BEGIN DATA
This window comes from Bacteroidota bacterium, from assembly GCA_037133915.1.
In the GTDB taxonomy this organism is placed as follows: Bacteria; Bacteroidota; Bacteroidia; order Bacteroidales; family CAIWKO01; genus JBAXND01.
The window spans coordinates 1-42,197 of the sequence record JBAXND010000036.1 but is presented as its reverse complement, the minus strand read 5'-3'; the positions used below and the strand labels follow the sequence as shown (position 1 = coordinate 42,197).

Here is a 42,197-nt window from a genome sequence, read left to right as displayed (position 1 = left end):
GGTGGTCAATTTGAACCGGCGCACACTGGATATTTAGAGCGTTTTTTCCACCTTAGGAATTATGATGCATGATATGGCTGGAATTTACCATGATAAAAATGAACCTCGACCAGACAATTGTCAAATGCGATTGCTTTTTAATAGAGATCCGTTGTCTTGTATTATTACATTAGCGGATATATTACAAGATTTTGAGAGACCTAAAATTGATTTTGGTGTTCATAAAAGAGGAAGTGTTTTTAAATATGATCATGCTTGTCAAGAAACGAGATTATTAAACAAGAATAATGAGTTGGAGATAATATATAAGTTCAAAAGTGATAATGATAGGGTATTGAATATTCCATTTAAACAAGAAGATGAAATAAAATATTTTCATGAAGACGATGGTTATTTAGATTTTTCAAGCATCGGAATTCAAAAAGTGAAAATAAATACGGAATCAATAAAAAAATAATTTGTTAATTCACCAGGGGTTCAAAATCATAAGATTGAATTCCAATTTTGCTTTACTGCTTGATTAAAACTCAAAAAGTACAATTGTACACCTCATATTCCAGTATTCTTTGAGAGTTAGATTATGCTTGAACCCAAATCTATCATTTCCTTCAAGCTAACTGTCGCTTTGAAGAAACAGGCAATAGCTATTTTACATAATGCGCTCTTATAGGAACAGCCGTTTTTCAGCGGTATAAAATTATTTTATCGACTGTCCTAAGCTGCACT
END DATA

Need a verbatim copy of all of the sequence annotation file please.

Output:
This window comes from Bacteroidota bacterium, from assembly GCA_037133915.1.
In the GTDB taxonomy this organism is placed as follows: Bacteria; Bacteroidota; Bacteroidia; order Bacteroidales; family CAIWKO01; genus JBAXND01.
The window spans coordinates 1-42,197 of the sequence record JBAXND010000036.1 but is presented as its reverse complement, the minus strand read 5'-3'; the positions used below and the strand labels follow the sequence as shown (position 1 = coordinate 42,197).

Here is a 42,197-nt window from a genome sequence, read left to right as displayed (position 1 = left end):
GGTGGTCAATTTGAACCGGCGCACACTGGATATTTAGAGCGTTTTTTCCACCTTAGGAATTATGATGCATGATATGGCTGGAATTTACCATGATAAAAATGAACCTCGACCAGACAATTGTCAAATGCGATTGCTTTTTAATAGAGATCCGTTGTCTTGTATTATTACATTAGCGGATATATTACAAGATTTTGAGAGACCTAAAATTGATTTTGGTGTTCATAAAAGAGGAAGTGTTTTTAAATATGATCATGCTTGTCAAGAAACGAGATTATTAAACAAGAATAATGAGTTGGAGATAATATATAAGTTCAAAAGTGATAATGATAGGGTATTGAATATTCCATTTAAACAAGAAGATGAAATAAAATATTTTCATGAAGACGATGGTTATTTAGATTTTTCAAGCATCGGAATTCAAAAAGTGAAAATAAATACGGAATCAATAAAAAAATAATTTGTTAATTCACCAGGGGTTCAAAATCATAAGATTGAATTCCAATTTTGCTTTACTGCTTGATTAAAACTCAAAAAGTACAATTGTACACCTCATATTCCAGTATTCTTTGAGAGTTAGATTATGCTTGAACCCAAATCTATCATTTCCTTCAAGCTAACTGTCGCTTTGAAGAAACAGGCAATAGCTATTTTACATAATGCGCTCTTATAGGAACAGCCGTTTTTCAGCGGTATAAAATTATTTTATCGACTGTCCTAAGCTGCACT